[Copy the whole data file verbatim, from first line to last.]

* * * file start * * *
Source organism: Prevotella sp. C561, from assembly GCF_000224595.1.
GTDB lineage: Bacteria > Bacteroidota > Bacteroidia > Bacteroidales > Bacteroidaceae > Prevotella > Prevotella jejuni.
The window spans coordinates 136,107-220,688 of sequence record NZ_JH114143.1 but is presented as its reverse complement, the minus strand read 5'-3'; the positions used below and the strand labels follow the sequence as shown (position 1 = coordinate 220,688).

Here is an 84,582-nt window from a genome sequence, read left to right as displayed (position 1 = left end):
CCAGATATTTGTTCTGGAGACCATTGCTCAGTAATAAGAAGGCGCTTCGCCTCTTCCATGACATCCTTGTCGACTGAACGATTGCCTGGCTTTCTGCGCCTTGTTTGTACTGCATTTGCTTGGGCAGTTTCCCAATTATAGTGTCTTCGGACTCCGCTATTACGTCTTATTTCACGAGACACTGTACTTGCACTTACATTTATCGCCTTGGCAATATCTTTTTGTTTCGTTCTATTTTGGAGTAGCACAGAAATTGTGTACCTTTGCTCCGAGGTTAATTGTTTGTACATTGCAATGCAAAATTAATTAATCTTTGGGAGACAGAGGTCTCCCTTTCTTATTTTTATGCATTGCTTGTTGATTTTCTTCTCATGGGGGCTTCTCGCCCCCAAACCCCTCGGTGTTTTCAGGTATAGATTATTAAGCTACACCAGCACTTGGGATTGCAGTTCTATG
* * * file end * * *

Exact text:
Source organism: Prevotella sp. C561, from assembly GCF_000224595.1.
GTDB lineage: Bacteria > Bacteroidota > Bacteroidia > Bacteroidales > Bacteroidaceae > Prevotella > Prevotella jejuni.
The window spans coordinates 136,107-220,688 of sequence record NZ_JH114143.1 but is presented as its reverse complement, the minus strand read 5'-3'; the positions used below and the strand labels follow the sequence as shown (position 1 = coordinate 220,688).

Here is an 84,582-nt window from a genome sequence, read left to right as displayed (position 1 = left end):
CCAGATATTTGTTCTGGAGACCATTGCTCAGTAATAAGAAGGCGCTTCGCCTCTTCCATGACATCCTTGTCGACTGAACGATTGCCTGGCTTTCTGCGCCTTGTTTGTACTGCATTTGCTTGGGCAGTTTCCCAATTATAGTGTCTTCGGACTCCGCTATTACGTCTTATTTCACGAGACACTGTACTTGCACTTACATTTATCGCCTTGGCAATATCTTTTTGTTTCGTTCTATTTTGGAGTAGCACAGAAATTGTGTACCTTTGCTCCGAGGTTAATTGTTTGTACATTGCAATGCAAAATTAATTAATCTTTGGGAGACAGAGGTCTCCCTTTCTTATTTTTATGCATTGCTTGTTGATTTTCTTCTCATGGGGGCTTCTCGCCCCCAAACCCCTCGGTGTTTTCAGGTATAGATTATTAAGCTACACCAGCACTTGGGATTGCAGTTCTATG